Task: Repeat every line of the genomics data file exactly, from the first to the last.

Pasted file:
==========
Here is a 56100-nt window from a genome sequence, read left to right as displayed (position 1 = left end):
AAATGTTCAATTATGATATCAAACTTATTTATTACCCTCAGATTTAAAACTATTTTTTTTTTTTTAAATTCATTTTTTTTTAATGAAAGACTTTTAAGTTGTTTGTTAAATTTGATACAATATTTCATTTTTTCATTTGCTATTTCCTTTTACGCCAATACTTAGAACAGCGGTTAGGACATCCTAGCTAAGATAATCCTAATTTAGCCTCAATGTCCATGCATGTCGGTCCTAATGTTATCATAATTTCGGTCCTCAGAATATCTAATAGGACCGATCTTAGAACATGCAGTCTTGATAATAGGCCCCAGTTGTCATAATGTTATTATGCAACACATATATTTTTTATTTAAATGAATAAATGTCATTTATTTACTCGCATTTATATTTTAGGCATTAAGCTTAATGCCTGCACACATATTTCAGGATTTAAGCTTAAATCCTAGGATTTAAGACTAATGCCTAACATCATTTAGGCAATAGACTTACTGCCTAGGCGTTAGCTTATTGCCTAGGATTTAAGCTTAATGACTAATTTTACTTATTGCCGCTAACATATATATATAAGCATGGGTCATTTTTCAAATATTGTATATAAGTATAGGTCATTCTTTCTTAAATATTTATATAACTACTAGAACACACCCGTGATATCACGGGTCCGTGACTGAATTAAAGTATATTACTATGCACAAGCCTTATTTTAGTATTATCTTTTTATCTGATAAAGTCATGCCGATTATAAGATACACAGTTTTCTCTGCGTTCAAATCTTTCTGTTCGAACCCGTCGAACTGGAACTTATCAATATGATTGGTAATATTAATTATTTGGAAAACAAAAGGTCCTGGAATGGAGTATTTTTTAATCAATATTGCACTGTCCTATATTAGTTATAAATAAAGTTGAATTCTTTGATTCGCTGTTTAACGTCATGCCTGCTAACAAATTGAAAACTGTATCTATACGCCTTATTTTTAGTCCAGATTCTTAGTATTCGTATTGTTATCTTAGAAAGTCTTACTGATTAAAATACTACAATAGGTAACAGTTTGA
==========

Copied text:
Here is a 56100-nt window from a genome sequence, read left to right as displayed (position 1 = left end):
AAATGTTCAATTATGATATCAAACTTATTTATTACCCTCAGATTTAAAACTATTTTTTTTTTTTTAAATTCATTTTTTTTTAATGAAAGACTTTTAAGTTGTTTGTTAAATTTGATACAATATTTCATTTTTTCATTTGCTATTTCCTTTTACGCCAATACTTAGAACAGCGGTTAGGACATCCTAGCTAAGATAATCCTAATTTAGCCTCAATGTCCATGCATGTCGGTCCTAATGTTATCATAATTTCGGTCCTCAGAATATCTAATAGGACCGATCTTAGAACATGCAGTCTTGATAATAGGCCCCAGTTGTCATAATGTTATTATGCAACACATATATTTTTTATTTAAATGAATAAATGTCATTTATTTACTCGCATTTATATTTTAGGCATTAAGCTTAATGCCTGCACACATATTTCAGGATTTAAGCTTAAATCCTAGGATTTAAGACTAATGCCTAACATCATTTAGGCAATAGACTTACTGCCTAGGCGTTAGCTTATTGCCTAGGATTTAAGCTTAATGACTAATTTTACTTATTGCCGCTAACATATATATATAAGCATGGGTCATTTTTCAAATATTGTATATAAGTATAGGTCATTCTTTCTTAAATATTTATATAACTACTAGAACACACCCGTGATATCACGGGTCCGTGACTGAATTAAAGTATATTACTATGCACAAGCCTTATTTTAGTATTATCTTTTTATCTGATAAAGTCATGCCGATTATAAGATACACAGTTTTCTCTGCGTTCAAATCTTTCTGTTCGAACCCGTCGAACTGGAACTTATCAATATGATTGGTAATATTAATTATTTGGAAAACAAAAGGTCCTGGAATGGAGTATTTTTTAATCAATATTGCACTGTCCTATATTAGTTATAAATAAAGTTGAATTCTTTGATTCGCTGTTTAACGTCATGCCTGCTAACAAATTGAAAACTGTATCTATACGCCTTATTTTTAGTCCAGATTCTTAGTATTCGTATTGTTATCTTAGAAAGTCTTACTGATTAAAATACTACAATAGGTAACAGTTTGA